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Women’s Citizenship (The Lost Generation #AtoZChallenge)

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Women gained the right to vote in many Western Nations after WWI in response to their help in the war. Yet, their participation in their countries’ political life was often limited by their traditional roles.

At the outbreak of the Great War, women had fought for their right to vote for well over half a century. The war was an opportunity to show their worth, a reason why suffragist movements around the Western World generally supported the war effort of their respective nations. 

For younger women, the war presented a unique opportunity to forge their independence, acquire professional skills (in some cases), and earn their own income. It was a time of excitement and pursuit, much like it was for men, at least in the early stages. 
From a certain perspective, the Great War was an opportunity not to be missed by women. 

The vote? A question of strength

Pinterest pin. The title reads, "The Lost Generation—Women's Citizenship." The black-and-white picture shows a group of women from the 1910s (as their fashion reveals) on an inner-city street. Some of them wear the suffragettes' iconic white. Others wear more humble clothes.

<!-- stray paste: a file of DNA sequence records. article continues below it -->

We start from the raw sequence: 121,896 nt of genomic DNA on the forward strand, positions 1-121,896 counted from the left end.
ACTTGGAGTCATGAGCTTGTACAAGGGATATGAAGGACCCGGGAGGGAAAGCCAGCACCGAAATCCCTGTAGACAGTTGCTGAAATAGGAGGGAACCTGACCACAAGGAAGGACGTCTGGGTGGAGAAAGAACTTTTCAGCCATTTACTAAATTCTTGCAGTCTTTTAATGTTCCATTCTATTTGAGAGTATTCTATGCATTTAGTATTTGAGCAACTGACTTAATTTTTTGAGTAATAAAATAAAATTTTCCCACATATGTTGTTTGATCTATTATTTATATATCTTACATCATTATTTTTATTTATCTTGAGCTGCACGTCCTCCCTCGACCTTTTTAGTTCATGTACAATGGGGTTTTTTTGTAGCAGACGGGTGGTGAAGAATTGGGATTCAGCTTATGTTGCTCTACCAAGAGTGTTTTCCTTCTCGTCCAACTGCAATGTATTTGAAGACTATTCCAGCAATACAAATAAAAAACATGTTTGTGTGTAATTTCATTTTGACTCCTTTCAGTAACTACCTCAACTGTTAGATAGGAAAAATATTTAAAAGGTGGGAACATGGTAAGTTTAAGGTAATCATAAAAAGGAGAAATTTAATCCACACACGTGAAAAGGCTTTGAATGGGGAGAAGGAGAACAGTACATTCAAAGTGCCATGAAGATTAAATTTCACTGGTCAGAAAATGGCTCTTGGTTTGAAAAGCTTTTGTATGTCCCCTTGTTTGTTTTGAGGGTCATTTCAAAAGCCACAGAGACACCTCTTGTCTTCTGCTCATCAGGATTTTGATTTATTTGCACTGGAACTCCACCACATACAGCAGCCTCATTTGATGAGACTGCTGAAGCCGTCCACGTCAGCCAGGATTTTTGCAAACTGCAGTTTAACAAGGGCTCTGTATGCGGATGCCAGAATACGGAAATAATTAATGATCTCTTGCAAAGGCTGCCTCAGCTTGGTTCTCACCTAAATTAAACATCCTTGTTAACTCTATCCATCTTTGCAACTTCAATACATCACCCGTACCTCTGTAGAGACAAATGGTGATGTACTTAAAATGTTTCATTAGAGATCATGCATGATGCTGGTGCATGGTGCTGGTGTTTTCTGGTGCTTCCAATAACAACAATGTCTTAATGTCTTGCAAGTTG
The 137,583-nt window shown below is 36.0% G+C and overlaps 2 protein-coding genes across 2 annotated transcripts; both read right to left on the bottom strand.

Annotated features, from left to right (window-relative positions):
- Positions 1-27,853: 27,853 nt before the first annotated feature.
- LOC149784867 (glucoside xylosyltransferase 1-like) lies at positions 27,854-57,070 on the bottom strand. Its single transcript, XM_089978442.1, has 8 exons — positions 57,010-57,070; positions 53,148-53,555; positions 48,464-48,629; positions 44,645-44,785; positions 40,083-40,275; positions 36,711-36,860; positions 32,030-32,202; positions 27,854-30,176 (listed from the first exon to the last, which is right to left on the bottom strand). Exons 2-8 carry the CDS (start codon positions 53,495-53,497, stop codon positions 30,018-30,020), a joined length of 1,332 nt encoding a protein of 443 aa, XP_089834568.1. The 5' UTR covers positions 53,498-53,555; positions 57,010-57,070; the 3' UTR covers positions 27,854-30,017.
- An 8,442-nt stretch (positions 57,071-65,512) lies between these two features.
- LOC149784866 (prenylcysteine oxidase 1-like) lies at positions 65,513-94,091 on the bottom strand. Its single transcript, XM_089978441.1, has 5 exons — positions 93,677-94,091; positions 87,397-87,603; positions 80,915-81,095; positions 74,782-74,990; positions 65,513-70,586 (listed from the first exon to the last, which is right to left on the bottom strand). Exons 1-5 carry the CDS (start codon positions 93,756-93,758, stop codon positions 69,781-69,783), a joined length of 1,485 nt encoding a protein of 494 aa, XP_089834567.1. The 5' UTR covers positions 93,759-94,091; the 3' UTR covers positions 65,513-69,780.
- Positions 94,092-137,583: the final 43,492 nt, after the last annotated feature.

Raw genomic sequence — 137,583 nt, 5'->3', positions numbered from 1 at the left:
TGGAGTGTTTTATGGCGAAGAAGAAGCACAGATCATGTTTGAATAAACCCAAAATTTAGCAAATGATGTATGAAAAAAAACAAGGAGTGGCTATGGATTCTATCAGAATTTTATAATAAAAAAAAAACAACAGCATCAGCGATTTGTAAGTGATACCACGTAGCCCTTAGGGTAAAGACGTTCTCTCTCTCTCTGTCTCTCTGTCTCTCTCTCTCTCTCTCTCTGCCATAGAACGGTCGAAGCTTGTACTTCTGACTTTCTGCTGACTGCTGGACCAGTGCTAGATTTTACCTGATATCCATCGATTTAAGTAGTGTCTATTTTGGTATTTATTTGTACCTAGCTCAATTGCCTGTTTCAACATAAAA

Ever since the process of nation-building started in the 18th century in Europe and North America, nations have welcomed the support of women in times of need. Yet, the prevailing idea about women’s participation in political life was of a ‘passive citizenship’. 
Active participation in the national political and economic life was generally considered a male affair. This idea of citizenship included the concept of the citizen soldier who would defend the nation in times of need and, therefore, almost in exchange, would receive full political rights. This context implied that the right to vote was somehow connected to physical force. 
Consequently, the war gave women—as well as numerous minorities, among them European Jews, African and Native Americans, and several indigenous societies under colonial rules—an opportunity to prove they were fit for full citizenship. In fact, these sectors of society participated in great numbers in the conflict.